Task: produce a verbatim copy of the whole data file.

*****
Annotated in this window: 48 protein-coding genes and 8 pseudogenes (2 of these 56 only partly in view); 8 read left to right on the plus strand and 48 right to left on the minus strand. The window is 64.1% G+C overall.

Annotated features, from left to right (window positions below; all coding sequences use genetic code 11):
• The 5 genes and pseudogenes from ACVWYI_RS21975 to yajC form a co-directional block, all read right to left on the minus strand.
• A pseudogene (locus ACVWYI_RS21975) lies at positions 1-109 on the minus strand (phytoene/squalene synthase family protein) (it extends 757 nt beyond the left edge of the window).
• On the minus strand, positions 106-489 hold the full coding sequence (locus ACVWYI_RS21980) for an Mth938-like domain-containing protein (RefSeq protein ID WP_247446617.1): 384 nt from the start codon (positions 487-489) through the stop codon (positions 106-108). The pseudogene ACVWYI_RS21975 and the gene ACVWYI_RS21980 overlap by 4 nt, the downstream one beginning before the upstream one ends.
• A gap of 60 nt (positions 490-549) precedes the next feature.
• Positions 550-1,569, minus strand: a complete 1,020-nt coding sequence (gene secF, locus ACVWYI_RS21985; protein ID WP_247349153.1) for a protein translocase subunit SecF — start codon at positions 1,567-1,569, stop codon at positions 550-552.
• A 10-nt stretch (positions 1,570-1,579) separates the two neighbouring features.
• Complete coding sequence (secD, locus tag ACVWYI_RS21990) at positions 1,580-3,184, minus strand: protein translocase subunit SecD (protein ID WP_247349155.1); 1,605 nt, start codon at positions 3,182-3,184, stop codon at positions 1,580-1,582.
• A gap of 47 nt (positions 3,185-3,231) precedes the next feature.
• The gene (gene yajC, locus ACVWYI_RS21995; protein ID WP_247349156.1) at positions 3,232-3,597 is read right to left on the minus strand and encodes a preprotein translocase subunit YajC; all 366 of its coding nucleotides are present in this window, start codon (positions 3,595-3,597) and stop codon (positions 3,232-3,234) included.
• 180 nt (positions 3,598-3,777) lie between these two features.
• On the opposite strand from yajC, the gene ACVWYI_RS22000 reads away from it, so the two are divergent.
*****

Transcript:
Annotated in this window: 48 protein-coding genes and 8 pseudogenes (2 of these 56 only partly in view); 8 read left to right on the plus strand and 48 right to left on the minus strand. The window is 64.1% G+C overall.

Annotated features, from left to right (window positions below; all coding sequences use genetic code 11):
• The 5 genes and pseudogenes from ACVWYI_RS21975 to yajC form a co-directional block, all read right to left on the minus strand.
• A pseudogene (locus ACVWYI_RS21975) lies at positions 1-109 on the minus strand (phytoene/squalene synthase family protein) (it extends 757 nt beyond the left edge of the window).
• On the minus strand, positions 106-489 hold the full coding sequence (locus ACVWYI_RS21980) for an Mth938-like domain-containing protein (RefSeq protein ID WP_247446617.1): 384 nt from the start codon (positions 487-489) through the stop codon (positions 106-108). The pseudogene ACVWYI_RS21975 and the gene ACVWYI_RS21980 overlap by 4 nt, the downstream one beginning before the upstream one ends.
• A gap of 60 nt (positions 490-549) precedes the next feature.
• Positions 550-1,569, minus strand: a complete 1,020-nt coding sequence (gene secF, locus ACVWYI_RS21985; protein ID WP_247349153.1) for a protein translocase subunit SecF — start codon at positions 1,567-1,569, stop codon at positions 550-552.
• A 10-nt stretch (positions 1,570-1,579) separates the two neighbouring features.
• Complete coding sequence (secD, locus tag ACVWYI_RS21990) at positions 1,580-3,184, minus strand: protein translocase subunit SecD (protein ID WP_247349155.1); 1,605 nt, start codon at positions 3,182-3,184, stop codon at positions 1,580-1,582.
• A gap of 47 nt (positions 3,185-3,231) precedes the next feature.
• The gene (gene yajC, locus ACVWYI_RS21995; protein ID WP_247349156.1) at positions 3,232-3,597 is read right to left on the minus strand and encodes a preprotein translocase subunit YajC; all 366 of its coding nucleotides are present in this window, start codon (positions 3,595-3,597) and stop codon (positions 3,232-3,234) included.
• 180 nt (positions 3,598-3,777) lie between these two features.
• On the opposite strand from yajC, the gene ACVWYI_RS22000 reads away from it, so the two are divergent.